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The Effective Early Learning Project based at Worcester University highlights two ways in which adults can help children progress; The first is the way the adult encourages the child to be autonomous, to get on and try new things; The second, is the way the adult offers experiences which are stimulating, challenging and interesting. Adults need to be a supporting factor when the child is in a ‘risky’ environment.
Children and adults alike enjoy climbing trees; adults know when they are too high as do children. This is a whole other debate in terms of nature or nurture debate. This is where we could explore the idea of children learning to be safe when risk taking or is it already ‘there’. Stephenson (2003) wrote about a child on a swing, ‘Swinging was very popular with these younger children, but more often than the older children their reactions indicated that they felt unsafe and wanted the swing slowed down’. Therefore the child has taken the risk, has agreed a boundary, enjoyed the activity and acknowledged the safety aspect. The adult was there to ensure the safety and also make the activity a positive one by being readily available.
Children must face all different kinds of risks in order to support their development and learning. Stine (1997) wrote that to support their learning and development is a complex issue. There always has to be provision for a physical challenge. More and more educational settings are using outdoor play/activity to challenge the children. Although, what is an acceptable risk to one person, may be completely the opposite of another. Bruce and Meggitt (2002) write that ‘outdoor space needs to be available most of the time’; They continue that, safety is the only consideration for keeping children in doors.
Children can feel safe in ‘risk taking’ environments and activities in many ways. Initially the adult to child ratio, with a high number of adults’ children can be supported and helped to achieve. Secondly by minimising, if possible, the risk aspect. This could be ensuring the activity is a positive and acceptable environment. Thirdly by giving the children all the opportunities available for physical risk taking, children need a stimulating and challenging environment. And finally, a well maintained balance between the child’s safety and the challenge of the activity. In an educational setting, an adult carer will go to the ‘risk area’ and carry out an assessment.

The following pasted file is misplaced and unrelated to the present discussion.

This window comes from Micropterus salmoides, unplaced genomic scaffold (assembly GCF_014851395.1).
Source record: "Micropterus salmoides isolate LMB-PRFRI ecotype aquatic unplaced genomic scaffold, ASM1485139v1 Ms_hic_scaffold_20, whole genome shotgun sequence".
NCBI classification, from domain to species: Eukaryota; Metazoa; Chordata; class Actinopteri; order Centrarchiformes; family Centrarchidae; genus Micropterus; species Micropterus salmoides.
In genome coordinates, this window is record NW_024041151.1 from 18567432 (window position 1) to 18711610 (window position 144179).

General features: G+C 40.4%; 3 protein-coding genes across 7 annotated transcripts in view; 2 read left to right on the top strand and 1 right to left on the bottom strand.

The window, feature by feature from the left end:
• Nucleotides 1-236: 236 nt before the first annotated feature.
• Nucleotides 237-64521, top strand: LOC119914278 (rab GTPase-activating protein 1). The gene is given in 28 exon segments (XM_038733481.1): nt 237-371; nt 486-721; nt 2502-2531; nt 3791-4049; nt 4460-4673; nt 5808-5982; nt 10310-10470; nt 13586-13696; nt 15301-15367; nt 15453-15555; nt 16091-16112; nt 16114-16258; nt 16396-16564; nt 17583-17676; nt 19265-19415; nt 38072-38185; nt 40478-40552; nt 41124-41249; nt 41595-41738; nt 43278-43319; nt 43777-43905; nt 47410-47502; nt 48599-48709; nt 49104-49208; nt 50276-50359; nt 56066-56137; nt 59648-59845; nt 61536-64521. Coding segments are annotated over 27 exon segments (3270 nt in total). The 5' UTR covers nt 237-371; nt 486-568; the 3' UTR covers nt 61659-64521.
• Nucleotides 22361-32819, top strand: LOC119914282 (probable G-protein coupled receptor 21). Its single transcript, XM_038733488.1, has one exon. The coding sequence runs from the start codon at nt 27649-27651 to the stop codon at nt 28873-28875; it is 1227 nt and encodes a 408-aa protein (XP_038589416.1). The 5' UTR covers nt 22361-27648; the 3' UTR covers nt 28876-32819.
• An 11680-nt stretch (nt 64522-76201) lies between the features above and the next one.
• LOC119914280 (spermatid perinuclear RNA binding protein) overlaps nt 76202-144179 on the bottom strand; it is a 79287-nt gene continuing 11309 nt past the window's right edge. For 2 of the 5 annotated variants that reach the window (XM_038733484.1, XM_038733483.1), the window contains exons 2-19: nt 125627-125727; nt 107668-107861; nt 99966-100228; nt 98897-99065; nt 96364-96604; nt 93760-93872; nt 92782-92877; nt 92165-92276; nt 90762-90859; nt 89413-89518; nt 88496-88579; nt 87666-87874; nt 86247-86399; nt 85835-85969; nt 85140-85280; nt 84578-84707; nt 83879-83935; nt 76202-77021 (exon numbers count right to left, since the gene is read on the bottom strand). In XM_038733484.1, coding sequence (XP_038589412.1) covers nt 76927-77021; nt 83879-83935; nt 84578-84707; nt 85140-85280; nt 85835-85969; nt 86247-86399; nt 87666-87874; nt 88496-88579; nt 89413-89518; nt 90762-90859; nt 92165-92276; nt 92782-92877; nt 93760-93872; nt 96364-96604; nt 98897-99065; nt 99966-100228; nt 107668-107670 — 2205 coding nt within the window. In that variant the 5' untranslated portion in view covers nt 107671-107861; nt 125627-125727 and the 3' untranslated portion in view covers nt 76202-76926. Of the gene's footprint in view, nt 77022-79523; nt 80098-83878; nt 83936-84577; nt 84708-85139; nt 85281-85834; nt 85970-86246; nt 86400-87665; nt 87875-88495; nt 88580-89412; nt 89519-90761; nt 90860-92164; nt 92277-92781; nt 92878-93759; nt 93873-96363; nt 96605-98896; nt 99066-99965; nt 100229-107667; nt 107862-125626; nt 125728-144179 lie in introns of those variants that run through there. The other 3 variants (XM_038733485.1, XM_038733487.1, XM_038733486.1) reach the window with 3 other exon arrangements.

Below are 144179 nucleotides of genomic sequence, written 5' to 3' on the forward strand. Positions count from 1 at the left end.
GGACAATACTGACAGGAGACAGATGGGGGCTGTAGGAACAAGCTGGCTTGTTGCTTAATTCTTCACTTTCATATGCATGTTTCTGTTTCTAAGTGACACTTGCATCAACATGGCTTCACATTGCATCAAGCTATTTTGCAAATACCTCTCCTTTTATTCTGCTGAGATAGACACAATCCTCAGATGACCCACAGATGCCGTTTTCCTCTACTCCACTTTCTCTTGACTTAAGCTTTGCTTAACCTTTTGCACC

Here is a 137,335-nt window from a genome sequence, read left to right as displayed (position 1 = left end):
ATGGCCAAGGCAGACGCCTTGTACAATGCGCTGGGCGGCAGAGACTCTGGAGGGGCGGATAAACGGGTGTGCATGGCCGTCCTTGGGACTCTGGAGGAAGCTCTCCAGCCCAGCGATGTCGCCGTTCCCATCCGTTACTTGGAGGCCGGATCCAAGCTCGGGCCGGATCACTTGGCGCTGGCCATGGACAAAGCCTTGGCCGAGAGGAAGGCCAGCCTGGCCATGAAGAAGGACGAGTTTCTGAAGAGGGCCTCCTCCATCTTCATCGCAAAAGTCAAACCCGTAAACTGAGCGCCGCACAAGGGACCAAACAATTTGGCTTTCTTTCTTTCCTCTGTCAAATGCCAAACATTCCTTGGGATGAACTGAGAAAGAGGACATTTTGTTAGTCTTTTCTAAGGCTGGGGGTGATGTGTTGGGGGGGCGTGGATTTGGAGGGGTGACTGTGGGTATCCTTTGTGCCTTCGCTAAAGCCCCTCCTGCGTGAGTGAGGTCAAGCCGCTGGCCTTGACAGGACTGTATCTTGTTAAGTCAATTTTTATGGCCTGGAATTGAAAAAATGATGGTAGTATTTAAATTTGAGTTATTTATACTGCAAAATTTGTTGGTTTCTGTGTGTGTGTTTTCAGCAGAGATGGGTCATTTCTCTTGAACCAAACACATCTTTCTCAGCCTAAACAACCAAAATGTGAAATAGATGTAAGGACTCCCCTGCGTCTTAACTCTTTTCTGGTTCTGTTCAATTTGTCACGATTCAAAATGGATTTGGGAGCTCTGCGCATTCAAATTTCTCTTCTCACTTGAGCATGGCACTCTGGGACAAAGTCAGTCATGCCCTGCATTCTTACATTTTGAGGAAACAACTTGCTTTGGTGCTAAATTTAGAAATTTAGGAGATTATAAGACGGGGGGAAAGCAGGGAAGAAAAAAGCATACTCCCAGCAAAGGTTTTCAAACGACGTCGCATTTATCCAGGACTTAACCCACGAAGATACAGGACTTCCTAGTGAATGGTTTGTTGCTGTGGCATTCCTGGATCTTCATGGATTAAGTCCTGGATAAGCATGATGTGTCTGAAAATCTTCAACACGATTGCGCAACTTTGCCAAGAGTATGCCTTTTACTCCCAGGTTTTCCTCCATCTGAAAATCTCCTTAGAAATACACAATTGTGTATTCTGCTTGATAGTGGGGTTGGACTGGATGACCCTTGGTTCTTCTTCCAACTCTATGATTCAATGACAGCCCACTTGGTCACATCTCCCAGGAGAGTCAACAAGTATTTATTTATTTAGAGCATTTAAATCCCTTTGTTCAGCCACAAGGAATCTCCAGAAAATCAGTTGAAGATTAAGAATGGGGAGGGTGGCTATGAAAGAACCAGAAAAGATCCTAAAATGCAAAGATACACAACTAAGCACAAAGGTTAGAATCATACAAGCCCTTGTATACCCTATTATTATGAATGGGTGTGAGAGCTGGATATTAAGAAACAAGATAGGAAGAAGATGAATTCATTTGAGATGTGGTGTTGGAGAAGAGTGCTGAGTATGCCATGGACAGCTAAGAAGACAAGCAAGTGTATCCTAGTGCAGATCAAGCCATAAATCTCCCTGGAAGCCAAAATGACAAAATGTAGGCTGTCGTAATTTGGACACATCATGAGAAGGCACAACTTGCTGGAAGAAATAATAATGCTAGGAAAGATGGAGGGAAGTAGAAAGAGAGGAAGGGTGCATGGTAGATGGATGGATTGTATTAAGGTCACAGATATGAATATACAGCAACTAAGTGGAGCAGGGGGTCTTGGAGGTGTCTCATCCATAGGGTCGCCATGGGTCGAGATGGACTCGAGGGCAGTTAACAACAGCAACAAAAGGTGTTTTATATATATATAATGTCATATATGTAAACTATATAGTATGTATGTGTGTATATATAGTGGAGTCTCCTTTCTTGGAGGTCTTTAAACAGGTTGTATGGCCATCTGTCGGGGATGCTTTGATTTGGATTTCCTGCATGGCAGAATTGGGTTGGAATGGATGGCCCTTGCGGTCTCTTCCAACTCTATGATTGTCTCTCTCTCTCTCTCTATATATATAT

They will check the route to be taken, dangers in the area and also any area that poses extreme concern. An adult carer should also think about the child to adult ratio. A local nursery allows children to climb trees. Due to the child to adult ratio, the nursery feels that the level of risk posed can be curtailed by having by having the children supervised and supported through the activity by adults. The children are therefore enjoying the activity of risk taking, as well as feeling safe in knowing an adult is available to help at any time.
Another factor that the adult carer should be aware of is the idea of making a child’s environment completely hazard free. Therefore taking away any risk or danger. Walsh (1993) thought that children in an environment that is completely ‘safe’ could become bored and this could lead to self initiated risk taking that could be dangerous. Durberry (2001) felt that children who grow up in an ultra safe environment would ‘lack confidence in their own physical ability’. This would be due to the poor opportunities for the children to build and extend upon their exiting knowledge. He continued that children had to be both confident and competent physically in order to feel competent emotionally.
The ideals on risk taking vary from culture to culture. Although the main aim remains the same. The child needs to remain safe, but feel they are being challenged and stimulated. To minimise hazards there needs to be a high adult to child ratio. Children need opportunities to explore and do so independently. Over the last decade, the child’s freedom of choice has been limited. Adult carers are sometimes over anxious about letting the child experiment with risk taking. The procedures and guidelines that are in place give the adult carer a frame work on which to base their activities upon. The adult carer should exploit and become fluent in the procedures and guidelines in place. This in turn will provide groundwork for safe risk taking.
Smith, P., Cowie, H. & Blades, M. (2003) Understanding Children’s Development, London: Blackwell Publishing. Bruce, T. & Meggitt, C. (2002) Childcare & Education, London: Hodder & Stoughton. DfEE (2003) Early Years (Volume 23, Number 1), London: Taylor & Francis